Nonprofit, nonpartisan journalism. Supported by readers.

UCare generously supports MinnPost’s Second Opinion coverage; learn why.

Good news on age and creativity: You may still have time to create your masterpiece

Are you over 40 and wondering if it’s too late for you to write your Great American Novel or produce other great work? Research indicates there’s still time. Hey, it worked for Grandma Moses.

Are you over 40 and wondering if it’s too late for you to write your Great American Novel?

Hey, don’t worry.

Despite New York Times Book Review editor Sam Tanenhaus’ essay last week on the “essential truth about fiction writers,” that they “often compose their best and most lasting work when they are young,” you may still have time to create your masterpiece.

And that goes for those of you whose creative muse inhabits a non-literary field, say, painting or composing or even biology.

Article continues after advertisement

At least, that’s what science writer Jonah Lehrer proposes in his blog, Frontal Cortex (and I’m at an age where I want to believe him).

Unlike Tanenhaus, who relies on anecdotes for his argument, Lehrer (who’s under 30, I might add) cites some research on the topic:

[A] psychologist at UC-Davis, Dean Simonton, has assembled the historiometric data. He finds that the vast majority of disciplines obey an inverted U curve of creativity. … For instance, Simonton has found that poets and physicists tend to produce their finest work in their late 20s, while geologists, biologists and novelists tend to peak much later, often not until they reach late middle age. Simonton argues that those disciplines with an “intricate, highly articulated body of domain knowledge,” such as physics, chess and poetry, tend to encourage youthful productivity. In contrast, fields that are more loosely defined, in which the basic concepts are ambiguous and unclear — examples include history, literary criticism and biology—lead to later peak productive ages.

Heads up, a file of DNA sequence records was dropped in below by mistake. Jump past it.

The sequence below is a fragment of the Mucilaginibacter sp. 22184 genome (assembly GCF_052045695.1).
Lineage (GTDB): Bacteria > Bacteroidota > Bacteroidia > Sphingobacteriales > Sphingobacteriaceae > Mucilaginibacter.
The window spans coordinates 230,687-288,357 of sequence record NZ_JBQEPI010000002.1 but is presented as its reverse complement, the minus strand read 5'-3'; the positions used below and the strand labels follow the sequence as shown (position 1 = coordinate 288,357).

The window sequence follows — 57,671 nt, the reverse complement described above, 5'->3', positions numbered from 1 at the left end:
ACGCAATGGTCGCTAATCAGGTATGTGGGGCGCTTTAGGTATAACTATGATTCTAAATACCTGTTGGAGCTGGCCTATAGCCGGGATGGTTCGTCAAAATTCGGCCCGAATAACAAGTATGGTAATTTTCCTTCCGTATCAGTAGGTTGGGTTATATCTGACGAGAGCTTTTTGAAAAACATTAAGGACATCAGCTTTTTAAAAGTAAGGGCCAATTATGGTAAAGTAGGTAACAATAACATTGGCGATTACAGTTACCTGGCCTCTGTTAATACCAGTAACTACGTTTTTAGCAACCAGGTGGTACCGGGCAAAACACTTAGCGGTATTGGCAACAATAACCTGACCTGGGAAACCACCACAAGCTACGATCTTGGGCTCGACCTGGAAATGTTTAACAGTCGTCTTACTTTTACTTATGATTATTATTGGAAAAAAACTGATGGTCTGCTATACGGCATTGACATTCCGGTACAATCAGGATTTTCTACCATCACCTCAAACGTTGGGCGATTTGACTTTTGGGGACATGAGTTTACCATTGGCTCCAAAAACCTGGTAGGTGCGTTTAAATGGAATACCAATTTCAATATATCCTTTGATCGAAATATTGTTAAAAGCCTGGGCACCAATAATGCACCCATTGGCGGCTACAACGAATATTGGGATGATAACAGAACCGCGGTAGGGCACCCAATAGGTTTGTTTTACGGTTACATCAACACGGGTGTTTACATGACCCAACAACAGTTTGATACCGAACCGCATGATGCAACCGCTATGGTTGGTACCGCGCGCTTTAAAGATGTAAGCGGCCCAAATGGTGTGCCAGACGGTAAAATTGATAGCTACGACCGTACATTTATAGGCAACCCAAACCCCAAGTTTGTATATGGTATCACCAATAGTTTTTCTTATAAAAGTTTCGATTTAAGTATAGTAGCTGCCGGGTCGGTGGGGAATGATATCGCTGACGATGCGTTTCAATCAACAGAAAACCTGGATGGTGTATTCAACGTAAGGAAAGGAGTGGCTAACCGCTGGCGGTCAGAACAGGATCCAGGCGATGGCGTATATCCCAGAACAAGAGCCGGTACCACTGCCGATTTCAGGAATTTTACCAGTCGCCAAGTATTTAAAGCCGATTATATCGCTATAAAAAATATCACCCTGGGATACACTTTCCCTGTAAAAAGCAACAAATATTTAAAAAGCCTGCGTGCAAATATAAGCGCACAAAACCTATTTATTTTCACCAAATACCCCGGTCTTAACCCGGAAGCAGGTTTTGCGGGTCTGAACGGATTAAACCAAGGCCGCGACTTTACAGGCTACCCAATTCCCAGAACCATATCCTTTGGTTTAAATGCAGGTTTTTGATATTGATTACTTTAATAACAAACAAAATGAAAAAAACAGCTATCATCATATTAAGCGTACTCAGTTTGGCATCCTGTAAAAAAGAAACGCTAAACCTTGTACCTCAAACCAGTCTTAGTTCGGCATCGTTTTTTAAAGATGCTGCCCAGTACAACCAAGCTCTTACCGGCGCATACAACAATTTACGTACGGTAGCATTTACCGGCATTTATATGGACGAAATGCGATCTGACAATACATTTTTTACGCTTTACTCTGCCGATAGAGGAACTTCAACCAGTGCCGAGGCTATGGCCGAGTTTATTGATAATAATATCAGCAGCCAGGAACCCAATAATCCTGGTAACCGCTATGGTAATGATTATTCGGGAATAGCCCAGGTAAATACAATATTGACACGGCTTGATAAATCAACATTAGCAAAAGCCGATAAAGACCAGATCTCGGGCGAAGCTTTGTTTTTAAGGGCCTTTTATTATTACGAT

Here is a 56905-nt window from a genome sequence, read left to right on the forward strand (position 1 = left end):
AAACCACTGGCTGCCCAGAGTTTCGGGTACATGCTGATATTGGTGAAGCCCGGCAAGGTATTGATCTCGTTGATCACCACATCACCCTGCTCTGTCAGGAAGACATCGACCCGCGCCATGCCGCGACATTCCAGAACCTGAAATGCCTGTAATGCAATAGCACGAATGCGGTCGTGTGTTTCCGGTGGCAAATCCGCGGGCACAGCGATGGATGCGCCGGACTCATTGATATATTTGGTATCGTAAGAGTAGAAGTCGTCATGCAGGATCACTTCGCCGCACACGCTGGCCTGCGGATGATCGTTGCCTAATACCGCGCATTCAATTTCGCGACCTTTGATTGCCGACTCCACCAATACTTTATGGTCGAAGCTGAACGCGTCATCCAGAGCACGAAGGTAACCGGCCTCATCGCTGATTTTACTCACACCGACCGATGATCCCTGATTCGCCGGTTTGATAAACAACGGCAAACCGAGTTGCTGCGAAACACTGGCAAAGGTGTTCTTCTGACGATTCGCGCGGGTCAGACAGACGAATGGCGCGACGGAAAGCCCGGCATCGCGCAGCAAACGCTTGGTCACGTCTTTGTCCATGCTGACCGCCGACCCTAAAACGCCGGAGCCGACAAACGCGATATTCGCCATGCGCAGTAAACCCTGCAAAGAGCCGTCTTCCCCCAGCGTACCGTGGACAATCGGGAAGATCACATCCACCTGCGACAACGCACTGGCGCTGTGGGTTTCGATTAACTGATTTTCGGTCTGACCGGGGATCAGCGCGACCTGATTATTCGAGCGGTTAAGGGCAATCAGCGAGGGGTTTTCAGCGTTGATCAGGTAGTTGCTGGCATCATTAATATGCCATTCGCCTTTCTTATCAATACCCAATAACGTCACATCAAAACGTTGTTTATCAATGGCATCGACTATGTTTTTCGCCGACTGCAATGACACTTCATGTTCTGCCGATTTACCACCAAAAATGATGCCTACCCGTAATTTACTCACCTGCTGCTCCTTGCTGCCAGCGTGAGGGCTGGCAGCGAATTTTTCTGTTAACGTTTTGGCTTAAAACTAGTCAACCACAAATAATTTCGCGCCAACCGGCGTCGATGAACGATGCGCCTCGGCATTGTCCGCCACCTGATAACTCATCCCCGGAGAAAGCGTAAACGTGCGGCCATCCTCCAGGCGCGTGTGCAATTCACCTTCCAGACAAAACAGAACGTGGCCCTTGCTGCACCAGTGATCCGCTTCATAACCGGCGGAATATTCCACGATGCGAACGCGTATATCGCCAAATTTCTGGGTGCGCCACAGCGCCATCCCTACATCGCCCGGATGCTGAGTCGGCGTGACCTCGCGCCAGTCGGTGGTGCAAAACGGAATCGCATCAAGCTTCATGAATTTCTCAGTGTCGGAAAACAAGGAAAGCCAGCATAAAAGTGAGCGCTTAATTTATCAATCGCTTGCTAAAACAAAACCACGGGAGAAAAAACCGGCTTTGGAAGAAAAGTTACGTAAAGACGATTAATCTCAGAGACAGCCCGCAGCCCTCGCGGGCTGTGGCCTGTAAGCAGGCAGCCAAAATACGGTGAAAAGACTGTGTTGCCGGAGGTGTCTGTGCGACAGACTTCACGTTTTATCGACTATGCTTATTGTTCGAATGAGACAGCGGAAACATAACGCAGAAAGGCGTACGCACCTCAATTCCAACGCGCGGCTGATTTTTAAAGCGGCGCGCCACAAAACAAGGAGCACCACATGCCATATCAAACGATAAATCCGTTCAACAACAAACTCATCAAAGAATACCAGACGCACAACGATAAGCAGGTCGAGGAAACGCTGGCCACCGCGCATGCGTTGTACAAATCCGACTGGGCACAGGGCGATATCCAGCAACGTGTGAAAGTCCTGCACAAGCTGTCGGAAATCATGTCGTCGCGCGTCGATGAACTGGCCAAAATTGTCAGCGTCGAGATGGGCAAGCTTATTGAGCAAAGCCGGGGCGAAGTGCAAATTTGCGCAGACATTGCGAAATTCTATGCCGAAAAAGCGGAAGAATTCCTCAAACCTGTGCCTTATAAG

Lehrer also cites research by David Galenson, an economist at the University of Chicago:

Galenson divides creators into two distinct categories: conceptual innovators and experimental innovators. In general, conceptual innovators make sudden and radical breakthroughs by formulating new ideas, often at an early age. In contrast, experimental innovators work by trial and error, and typically require decades of tinkering before they produce a major work.

Whew! There’s still time.

Creative anecdotes

Although Lehrer says anecdotes aren’t helpful to this argument (they can cut both ways), I personally find them … well, reassuring. So I asked my friend, local writer and illustrator Eric Hanson, to send me a few examples of people who produced some of their greatest works in their fifth decade — or beyond — from his own post-40 creative masterpiece, “A Book of Ages.” Here are some of the examples he sent me:

  • Wagner began his “Ring” cycle at 40, finishing it 17 years later.
  • Raymond Chandler wrote his first novel, “The Big Sleep,” at age 51. Until a few years earlier, he’d been an oil executive. [This may be welcomed news for BP CEO Tony Hayward, 53, who will probably be finding himself looking for a new line of work soon.]
  • Leonardo da Vinci painted “La Gioconda” (better known as the “Mona Lisa”) when he was 51.
  • Picasso painted his 12-foot-by-26-foot mural of the bombing of Guernica at age 55.
  • Rachel Carson published “Silent Spring,” the book that created the modern environmental movement, when she was 55.
  • Miguel de Cervantes published Part I of “Don Quixote” when he was 58. (He’d been working as a tax collector.)
  • Feodor Dostoevsky finished writing “The Brothers Karamozov” at age 58.
  • Irving Berlin wrote “Annie Get Your Gun” at age 58.
  • John Milton, also 58, found a publisher for his new epic poem “Paradise Lost.” [Those of you who are age 58, take note: It seems to be a particularly creative year. Also, this example seems to defy the argument that poets peak by their late 20s.]
  • Gertrude Stein published “The Autobiography of Alice B. Toklas” when she was 59.
  • Grandma Moses was discovered at age 78 when a New York art dealer saw her paintings displayed in a drug store in Hoosick Fall, NY.
  • Ben Franklin flew his kite in a thunderstorm when he was 46, or so they say. He invented daylight saving time when he was 78; bifocals, at 79.
  • Frank Lloyd Wright designed the home Fallingwater at age 72. He designed the Guggenheim Museum when he was in his 90s.
  • Collette was 72 when her most famous novel, “Gigi,” was published.
  • Edward Elgar conceived the theme that became the “Pomp and Circumstance” March while receiving a driving lesson at age 73.
  • Galileo invented the clock pendulum at age 77.
  • Titian painted “The Education of Cupid” at age 88.

“The most successful artists … aren’t slaves to their chronological age,” writes Lehrer. “Instead, they succeed by speaking to the age in which they live.”